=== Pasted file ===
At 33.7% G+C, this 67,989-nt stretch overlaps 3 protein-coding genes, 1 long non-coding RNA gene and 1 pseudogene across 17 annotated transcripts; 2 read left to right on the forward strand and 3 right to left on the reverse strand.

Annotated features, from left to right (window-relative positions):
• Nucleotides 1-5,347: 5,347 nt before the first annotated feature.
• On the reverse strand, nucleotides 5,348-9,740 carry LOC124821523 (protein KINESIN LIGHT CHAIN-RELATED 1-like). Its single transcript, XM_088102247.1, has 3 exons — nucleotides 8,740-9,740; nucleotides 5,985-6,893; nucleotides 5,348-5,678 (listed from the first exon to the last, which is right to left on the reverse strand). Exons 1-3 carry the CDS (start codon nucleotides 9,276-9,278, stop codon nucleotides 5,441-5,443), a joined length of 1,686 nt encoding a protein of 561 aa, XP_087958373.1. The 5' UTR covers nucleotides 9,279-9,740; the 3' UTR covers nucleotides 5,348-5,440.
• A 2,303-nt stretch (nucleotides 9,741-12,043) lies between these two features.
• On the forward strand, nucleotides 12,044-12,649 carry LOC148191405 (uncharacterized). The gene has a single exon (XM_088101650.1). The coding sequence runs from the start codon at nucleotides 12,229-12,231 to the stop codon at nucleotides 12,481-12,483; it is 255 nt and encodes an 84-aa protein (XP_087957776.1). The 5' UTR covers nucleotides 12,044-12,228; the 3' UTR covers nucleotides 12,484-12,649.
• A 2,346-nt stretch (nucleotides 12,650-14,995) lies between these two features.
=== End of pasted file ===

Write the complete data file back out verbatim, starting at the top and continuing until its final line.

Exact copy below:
At 33.7% G+C, this 67,989-nt stretch overlaps 3 protein-coding genes, 1 long non-coding RNA gene and 1 pseudogene across 17 annotated transcripts; 2 read left to right on the forward strand and 3 right to left on the reverse strand.

Annotated features, from left to right (window-relative positions):
• Nucleotides 1-5,347: 5,347 nt before the first annotated feature.
• On the reverse strand, nucleotides 5,348-9,740 carry LOC124821523 (protein KINESIN LIGHT CHAIN-RELATED 1-like). Its single transcript, XM_088102247.1, has 3 exons — nucleotides 8,740-9,740; nucleotides 5,985-6,893; nucleotides 5,348-5,678 (listed from the first exon to the last, which is right to left on the reverse strand). Exons 1-3 carry the CDS (start codon nucleotides 9,276-9,278, stop codon nucleotides 5,441-5,443), a joined length of 1,686 nt encoding a protein of 561 aa, XP_087958373.1. The 5' UTR covers nucleotides 9,279-9,740; the 3' UTR covers nucleotides 5,348-5,440.
• A 2,303-nt stretch (nucleotides 9,741-12,043) lies between these two features.
• On the forward strand, nucleotides 12,044-12,649 carry LOC148191405 (uncharacterized). The gene has a single exon (XM_088101650.1). The coding sequence runs from the start codon at nucleotides 12,229-12,231 to the stop codon at nucleotides 12,481-12,483; it is 255 nt and encodes an 84-aa protein (XP_087957776.1). The 5' UTR covers nucleotides 12,044-12,228; the 3' UTR covers nucleotides 12,484-12,649.
• A 2,346-nt stretch (nucleotides 12,650-14,995) lies between these two features.